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A creek once ran through the Oakland neighborhood of Temescal. While long gone, if you look in this neighborhood’s back alleys you can find a strong current of urban renewal that is feeding the community in ways the old water way could not.
Tucked off Telegraph Avenue and 49th Street, in what used to be horse stables-cum-carriage houses, now resides a vibrant community of artist studios, retail shops and eateries. It is an artistic, hipster-leaning but family-friendly enclave that is quickly becoming the heart of a community better known for its ethnic eateries than bohemian boutiques.
While Temescal Alley may be the brainchild of UC Berkeley architecture professor Raymond Lifchez and his wife Sarita Waite, it is the love child of about 20 different establishments that call it “home.” Strolling through the two alleys that comprise “Temescal Alley,” it quickly becomes apparent that this isn’t like any other pedestrian mall.
Owners readily cross the path to each other’s stores to talk shop, share gossip or simply inquire if they can make change for a customer. Shop owners take pride in addressing repeat customers on a first name basis and taking the time to explain their wares to new patrons. To ensure that the Alley maintains a diverse mix of products, shop owners must vet new brands they would like to include in their stores. As one shop owner put it, “no two stores will ever have the same things. It’s what I think our customers want - a unique shopping experience.”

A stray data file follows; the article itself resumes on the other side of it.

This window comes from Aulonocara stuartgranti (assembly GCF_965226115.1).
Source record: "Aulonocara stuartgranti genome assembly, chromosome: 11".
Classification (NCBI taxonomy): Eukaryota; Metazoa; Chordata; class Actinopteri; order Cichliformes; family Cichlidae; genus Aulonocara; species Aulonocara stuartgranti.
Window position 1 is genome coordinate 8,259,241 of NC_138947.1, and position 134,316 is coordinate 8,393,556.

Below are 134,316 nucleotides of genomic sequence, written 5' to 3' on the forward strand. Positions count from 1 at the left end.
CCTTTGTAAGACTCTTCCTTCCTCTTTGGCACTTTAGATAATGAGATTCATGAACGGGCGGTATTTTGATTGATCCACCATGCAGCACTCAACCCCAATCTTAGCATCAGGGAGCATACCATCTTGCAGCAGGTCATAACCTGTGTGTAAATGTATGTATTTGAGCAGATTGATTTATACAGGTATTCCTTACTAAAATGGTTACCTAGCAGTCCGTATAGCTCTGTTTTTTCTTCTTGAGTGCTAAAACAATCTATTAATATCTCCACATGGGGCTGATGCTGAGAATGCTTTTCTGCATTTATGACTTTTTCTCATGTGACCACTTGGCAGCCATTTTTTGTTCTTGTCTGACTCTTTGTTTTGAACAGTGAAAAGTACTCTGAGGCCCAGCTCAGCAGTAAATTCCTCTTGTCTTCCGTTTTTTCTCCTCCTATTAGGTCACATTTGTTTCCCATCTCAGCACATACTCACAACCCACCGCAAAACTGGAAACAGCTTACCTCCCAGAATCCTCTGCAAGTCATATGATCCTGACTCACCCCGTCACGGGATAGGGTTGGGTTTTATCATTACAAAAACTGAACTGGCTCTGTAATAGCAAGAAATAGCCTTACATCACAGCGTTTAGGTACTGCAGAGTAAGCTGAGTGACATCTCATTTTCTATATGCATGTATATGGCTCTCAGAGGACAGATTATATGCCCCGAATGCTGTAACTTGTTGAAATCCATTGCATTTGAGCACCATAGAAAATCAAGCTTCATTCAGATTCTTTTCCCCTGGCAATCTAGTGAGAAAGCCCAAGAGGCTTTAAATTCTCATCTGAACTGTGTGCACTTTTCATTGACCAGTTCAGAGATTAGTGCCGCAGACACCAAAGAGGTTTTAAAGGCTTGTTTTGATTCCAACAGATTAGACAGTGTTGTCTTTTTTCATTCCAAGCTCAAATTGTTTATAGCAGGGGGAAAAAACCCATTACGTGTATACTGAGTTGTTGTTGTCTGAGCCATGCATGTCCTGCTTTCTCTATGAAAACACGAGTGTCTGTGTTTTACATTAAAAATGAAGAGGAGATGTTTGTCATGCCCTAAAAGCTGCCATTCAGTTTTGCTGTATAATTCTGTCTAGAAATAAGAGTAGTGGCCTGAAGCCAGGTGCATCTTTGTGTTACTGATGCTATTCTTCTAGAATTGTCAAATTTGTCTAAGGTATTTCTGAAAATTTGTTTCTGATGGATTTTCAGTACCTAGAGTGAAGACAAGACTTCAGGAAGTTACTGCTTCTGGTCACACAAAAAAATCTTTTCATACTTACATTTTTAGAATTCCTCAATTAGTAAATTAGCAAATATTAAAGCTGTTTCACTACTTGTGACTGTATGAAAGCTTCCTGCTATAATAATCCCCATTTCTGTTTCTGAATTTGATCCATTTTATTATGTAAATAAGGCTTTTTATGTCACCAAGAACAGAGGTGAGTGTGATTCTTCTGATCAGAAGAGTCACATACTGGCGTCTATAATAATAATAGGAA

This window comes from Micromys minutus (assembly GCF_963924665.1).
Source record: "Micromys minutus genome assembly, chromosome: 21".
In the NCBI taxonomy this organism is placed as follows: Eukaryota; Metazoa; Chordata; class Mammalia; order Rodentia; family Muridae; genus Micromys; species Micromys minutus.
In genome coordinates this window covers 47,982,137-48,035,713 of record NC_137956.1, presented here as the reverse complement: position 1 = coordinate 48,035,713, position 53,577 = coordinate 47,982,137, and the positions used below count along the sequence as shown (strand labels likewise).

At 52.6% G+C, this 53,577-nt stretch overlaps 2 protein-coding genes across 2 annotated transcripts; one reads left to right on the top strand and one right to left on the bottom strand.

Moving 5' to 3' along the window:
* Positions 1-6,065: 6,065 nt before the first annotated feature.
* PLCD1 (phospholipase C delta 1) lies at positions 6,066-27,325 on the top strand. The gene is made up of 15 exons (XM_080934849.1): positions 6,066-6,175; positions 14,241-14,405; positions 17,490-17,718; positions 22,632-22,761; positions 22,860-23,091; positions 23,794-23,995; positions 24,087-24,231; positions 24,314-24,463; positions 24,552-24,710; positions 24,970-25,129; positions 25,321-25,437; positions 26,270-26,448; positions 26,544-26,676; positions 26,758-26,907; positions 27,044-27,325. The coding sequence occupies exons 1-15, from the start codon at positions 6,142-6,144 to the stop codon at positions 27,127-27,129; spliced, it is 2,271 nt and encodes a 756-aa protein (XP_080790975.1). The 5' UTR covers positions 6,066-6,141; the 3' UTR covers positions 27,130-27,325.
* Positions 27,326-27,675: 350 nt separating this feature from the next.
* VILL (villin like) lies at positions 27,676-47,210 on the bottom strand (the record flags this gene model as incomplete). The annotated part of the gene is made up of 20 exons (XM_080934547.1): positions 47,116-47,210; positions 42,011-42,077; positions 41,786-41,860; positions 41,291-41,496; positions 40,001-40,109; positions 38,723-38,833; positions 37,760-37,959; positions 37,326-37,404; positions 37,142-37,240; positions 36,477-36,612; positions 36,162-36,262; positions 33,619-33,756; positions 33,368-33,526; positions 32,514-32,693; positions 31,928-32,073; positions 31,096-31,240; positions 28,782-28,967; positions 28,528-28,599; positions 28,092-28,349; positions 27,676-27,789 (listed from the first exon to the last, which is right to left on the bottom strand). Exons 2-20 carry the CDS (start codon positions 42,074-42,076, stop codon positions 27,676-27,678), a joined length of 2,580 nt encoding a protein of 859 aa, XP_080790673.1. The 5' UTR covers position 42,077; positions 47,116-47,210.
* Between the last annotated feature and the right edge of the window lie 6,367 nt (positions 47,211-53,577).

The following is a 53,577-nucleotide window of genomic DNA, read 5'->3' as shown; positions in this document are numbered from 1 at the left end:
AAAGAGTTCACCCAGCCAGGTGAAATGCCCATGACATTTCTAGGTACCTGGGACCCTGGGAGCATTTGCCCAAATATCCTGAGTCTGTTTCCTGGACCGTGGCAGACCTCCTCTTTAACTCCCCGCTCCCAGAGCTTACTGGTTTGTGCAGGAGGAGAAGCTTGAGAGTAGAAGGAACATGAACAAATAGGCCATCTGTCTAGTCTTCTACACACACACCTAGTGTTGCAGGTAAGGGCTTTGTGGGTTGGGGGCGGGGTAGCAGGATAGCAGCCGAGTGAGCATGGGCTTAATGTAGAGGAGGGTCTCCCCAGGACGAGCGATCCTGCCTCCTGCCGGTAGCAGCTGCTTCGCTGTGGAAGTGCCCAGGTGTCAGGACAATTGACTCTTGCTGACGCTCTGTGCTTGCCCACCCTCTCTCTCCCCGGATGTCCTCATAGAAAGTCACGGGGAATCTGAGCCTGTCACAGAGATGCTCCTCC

And a unique shopping experience is what you get when you visit. Start in the first corridor with a freshly-made, hand-filled donut at Doughnut Dolly, browse the curated collection of tomes in the light-filled bookstore aptly named Book/Shop and shop for beautiful jewelry, baubles and home accents in Esqueleto.
Saunter into the second alley and you will be greeted with triple the number of stores including men’s clothing and denim purveyor Standard & Strange and indie clothing designer Ali Golden, known for her expert tailoring, and the adorable Mind’s Eye Vintage clothing shop. Venture a tad deeper to get acquainted with Crimson Horticultural Rarities, a shop that can stand toe-to-toe with any of the hip ephemera or botanical specialty stores that now dominate San Francisco’s Mission District.
Recharge with a drip coffee at Cro Café and continue shopping with stops at Walrus for upcycled home goods and Homestead Apothecary for a wide assortment of specialty teas. Round out your visit to Temescal Alley with a shave and a cut at Nick Vlahos’s hip Temescal Alley Barber Shop. If you aren’t in need of freshening up, then high tail it over to the soon-to-be-moving Lot 49, a treasure trove of moderately priced mid-century and thrifted treasures.
Who knew trolling back alleys could result in finding so many good things!